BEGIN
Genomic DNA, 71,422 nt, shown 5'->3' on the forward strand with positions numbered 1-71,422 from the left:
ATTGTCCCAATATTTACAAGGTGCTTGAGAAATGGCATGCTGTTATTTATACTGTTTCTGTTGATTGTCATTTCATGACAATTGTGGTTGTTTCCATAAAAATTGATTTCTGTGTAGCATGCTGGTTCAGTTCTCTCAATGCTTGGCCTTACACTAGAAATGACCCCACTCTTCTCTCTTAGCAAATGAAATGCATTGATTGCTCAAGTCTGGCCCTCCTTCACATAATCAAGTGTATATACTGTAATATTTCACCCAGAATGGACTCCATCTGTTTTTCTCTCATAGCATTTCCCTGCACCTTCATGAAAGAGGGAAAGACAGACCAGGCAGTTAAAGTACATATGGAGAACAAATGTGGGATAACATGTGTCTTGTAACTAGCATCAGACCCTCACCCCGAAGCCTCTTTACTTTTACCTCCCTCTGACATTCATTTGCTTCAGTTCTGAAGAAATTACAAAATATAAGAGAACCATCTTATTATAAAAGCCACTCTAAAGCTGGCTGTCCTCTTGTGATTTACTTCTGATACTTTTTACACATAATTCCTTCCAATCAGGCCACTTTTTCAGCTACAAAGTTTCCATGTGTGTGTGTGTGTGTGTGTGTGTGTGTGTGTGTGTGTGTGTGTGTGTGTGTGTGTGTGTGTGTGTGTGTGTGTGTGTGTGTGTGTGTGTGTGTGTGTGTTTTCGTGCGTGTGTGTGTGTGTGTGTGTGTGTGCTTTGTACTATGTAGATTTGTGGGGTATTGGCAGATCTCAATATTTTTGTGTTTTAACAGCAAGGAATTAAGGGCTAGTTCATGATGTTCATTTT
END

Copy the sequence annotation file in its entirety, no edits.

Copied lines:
Genomic DNA, 71,422 nt, shown 5'->3' on the forward strand with positions numbered 1-71,422 from the left:
ATTGTCCCAATATTTACAAGGTGCTTGAGAAATGGCATGCTGTTATTTATACTGTTTCTGTTGATTGTCATTTCATGACAATTGTGGTTGTTTCCATAAAAATTGATTTCTGTGTAGCATGCTGGTTCAGTTCTCTCAATGCTTGGCCTTACACTAGAAATGACCCCACTCTTCTCTCTTAGCAAATGAAATGCATTGATTGCTCAAGTCTGGCCCTCCTTCACATAATCAAGTGTATATACTGTAATATTTCACCCAGAATGGACTCCATCTGTTTTTCTCTCATAGCATTTCCCTGCACCTTCATGAAAGAGGGAAAGACAGACCAGGCAGTTAAAGTACATATGGAGAACAAATGTGGGATAACATGTGTCTTGTAACTAGCATCAGACCCTCACCCCGAAGCCTCTTTACTTTTACCTCCCTCTGACATTCATTTGCTTCAGTTCTGAAGAAATTACAAAATATAAGAGAACCATCTTATTATAAAAGCCACTCTAAAGCTGGCTGTCCTCTTGTGATTTACTTCTGATACTTTTTACACATAATTCCTTCCAATCAGGCCACTTTTTCAGCTACAAAGTTTCCATGTGTGTGTGTGTGTGTGTGTGTGTGTGTGTGTGTGTGTGTGTGTGTGTGTGTGTGTGTGTGTGTGTGTGTGTGTGTGTGTGTGTGTGTGTGTGTGTGTGTTTTCGTGCGTGTGTGTGTGTGTGTGTGTGTGTGCTTTGTACTATGTAGATTTGTGGGGTATTGGCAGATCTCAATATTTTTGTGTTTTAACAGCAAGGAATTAAGGGCTAGTTCATGATGTTCATTTT